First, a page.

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impeccable

[im-pek-uh-buh l] /ɪmˈpɛk ə bəl/
adjective
1.
faultless; flawless; irreproachable:
impeccable manners.
2.
not liable to sin; incapable of sin.
Origin
1525-1535
1525-35; < Latin impeccābilis faultless, sinless. See im-2, peccable
Related forms
impeccability, noun
impeccably, adverb
Synonyms
1. unassailable, unexceptionable.
Dictionary.com Unabridged
Based on the Random House Dictionary, © Random House, Inc. 2014.
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Examples from the web for impeccably
  • We all behaved impeccably and did extremely well at school.
  • Despite the appearance of the rest of the building, her apartment was impeccably clean and orderly.
  • The crowd in this stylish old resort dresses impeccably well.
  • Exquisitely detailed and impeccably preserved, this golden ram once crowned a nomad's headdress.
  • They are all hallowed places, somber and impeccably maintained.
  • He wore impeccably tailored tweed suits and sometimes a monocle.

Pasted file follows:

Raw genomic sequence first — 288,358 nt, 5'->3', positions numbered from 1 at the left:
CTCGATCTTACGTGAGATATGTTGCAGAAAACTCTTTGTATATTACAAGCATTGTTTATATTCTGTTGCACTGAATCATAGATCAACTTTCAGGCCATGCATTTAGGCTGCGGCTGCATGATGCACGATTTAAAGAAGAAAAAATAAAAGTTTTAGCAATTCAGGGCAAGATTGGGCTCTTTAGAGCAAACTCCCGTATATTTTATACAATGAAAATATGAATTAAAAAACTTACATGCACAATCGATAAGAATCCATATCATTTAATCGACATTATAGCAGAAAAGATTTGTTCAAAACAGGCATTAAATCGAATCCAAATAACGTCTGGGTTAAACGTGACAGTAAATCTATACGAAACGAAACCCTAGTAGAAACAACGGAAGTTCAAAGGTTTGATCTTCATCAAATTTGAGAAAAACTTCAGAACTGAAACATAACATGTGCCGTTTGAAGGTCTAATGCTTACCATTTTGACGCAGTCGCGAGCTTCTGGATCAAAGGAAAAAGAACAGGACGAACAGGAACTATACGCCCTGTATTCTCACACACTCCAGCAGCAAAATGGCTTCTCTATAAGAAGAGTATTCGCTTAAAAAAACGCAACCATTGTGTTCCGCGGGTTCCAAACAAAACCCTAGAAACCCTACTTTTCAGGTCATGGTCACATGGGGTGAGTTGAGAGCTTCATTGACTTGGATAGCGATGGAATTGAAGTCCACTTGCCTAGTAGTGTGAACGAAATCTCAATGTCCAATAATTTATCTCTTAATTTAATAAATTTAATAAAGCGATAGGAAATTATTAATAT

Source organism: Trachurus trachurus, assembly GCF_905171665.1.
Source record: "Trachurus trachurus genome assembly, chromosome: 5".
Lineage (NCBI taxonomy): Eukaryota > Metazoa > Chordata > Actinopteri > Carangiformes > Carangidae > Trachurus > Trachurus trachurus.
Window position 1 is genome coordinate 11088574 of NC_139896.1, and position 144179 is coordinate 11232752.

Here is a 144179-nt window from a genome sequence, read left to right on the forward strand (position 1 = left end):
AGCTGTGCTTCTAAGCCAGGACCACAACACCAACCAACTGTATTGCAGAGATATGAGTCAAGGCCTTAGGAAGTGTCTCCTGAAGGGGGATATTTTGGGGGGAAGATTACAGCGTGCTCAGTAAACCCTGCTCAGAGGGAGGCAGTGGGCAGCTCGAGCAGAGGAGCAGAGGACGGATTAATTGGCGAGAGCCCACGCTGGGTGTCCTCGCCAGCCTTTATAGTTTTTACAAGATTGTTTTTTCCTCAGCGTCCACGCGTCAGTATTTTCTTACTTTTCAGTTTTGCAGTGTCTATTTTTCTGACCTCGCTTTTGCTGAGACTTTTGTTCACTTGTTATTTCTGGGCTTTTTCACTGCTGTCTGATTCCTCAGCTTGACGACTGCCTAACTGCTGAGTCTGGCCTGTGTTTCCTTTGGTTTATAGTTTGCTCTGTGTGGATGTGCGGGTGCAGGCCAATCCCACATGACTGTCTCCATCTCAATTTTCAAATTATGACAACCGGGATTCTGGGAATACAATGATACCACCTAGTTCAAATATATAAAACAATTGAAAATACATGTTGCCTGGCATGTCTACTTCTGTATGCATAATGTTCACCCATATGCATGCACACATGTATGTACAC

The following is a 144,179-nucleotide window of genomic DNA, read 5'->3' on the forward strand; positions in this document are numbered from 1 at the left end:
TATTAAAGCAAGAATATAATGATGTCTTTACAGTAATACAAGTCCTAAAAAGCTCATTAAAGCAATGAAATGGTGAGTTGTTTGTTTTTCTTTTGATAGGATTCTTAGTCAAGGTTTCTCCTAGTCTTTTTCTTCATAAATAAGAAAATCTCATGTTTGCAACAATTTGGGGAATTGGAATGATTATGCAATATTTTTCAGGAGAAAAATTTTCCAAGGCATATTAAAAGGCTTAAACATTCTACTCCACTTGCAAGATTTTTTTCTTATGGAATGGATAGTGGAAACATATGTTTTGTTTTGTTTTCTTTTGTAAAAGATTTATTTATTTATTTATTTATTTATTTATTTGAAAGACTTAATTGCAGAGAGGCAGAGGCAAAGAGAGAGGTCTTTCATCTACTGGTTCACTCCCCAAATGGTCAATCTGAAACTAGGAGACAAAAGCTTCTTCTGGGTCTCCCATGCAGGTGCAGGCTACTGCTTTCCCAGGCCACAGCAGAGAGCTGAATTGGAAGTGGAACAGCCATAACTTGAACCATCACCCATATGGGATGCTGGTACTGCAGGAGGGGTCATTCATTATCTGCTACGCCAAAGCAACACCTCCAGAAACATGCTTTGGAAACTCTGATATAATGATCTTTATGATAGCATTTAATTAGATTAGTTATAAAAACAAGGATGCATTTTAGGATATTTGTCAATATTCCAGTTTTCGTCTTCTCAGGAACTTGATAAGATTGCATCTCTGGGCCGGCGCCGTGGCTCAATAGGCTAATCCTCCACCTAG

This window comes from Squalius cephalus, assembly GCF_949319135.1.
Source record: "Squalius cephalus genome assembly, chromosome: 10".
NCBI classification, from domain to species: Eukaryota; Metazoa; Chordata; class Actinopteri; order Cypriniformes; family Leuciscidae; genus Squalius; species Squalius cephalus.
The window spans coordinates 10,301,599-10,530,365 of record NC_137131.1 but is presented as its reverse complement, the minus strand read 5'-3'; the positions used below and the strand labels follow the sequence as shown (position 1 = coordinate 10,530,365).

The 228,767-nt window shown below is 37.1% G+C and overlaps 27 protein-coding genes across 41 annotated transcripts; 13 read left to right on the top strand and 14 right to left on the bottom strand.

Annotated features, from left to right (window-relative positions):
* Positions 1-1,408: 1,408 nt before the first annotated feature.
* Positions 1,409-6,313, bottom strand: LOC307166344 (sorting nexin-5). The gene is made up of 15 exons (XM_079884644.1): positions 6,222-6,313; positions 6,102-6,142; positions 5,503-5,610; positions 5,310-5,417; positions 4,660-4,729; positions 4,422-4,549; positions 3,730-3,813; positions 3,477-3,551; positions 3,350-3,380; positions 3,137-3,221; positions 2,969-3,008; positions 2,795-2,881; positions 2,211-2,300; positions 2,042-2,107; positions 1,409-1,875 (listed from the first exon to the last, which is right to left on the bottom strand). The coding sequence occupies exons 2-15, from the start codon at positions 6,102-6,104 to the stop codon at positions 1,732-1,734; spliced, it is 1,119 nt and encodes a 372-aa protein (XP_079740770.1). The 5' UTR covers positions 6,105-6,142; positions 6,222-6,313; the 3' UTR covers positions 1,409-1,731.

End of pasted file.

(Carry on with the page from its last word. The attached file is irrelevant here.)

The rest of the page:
• Many of the original altarpieces, structures, and art are impeccably maintained.
  • It is impeccably looked after and the arrangements for tourists are excellent.
  • Out slide two neat rows of chipmunks, impeccably preserved.
  • He was tall and trim and impeccably dressed, his suits well-pressed and invariably accented with suspenders and florid bow ties.
British Dictionary definitions for impeccably

impeccable

/ɪmˈpɛkəbəl/
adjective
1.
without flaw or error; faultless: an impeccable record
2.
(rare) incapable of sinning
Derived Forms
impeccability, noun
impeccably, adverb
Word Origin
C16: from Late Latin impeccābilis sinless, from Latin im- (not) + peccāre to sin
Collins English Dictionary - Complete & Unabridged 2012 Digital Edition
© William Collins Sons & Co. Ltd. 1979, 1986 © HarperCollins
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Word Origin and History for impeccably

impeccable

adj.

1530s, "not capable of sin," from Middle French impeccable (15c.) or directly from Late Latin impeccabilis "not liable to sin," from assimilated form of in- "not, opposite of" (see in- (1)) + pecare "to sin," of unknown origin. Meaning "faultless" is from 1610s. Related: Impeccably.

Online Etymology Dictionary, © 2010 Douglas Harper
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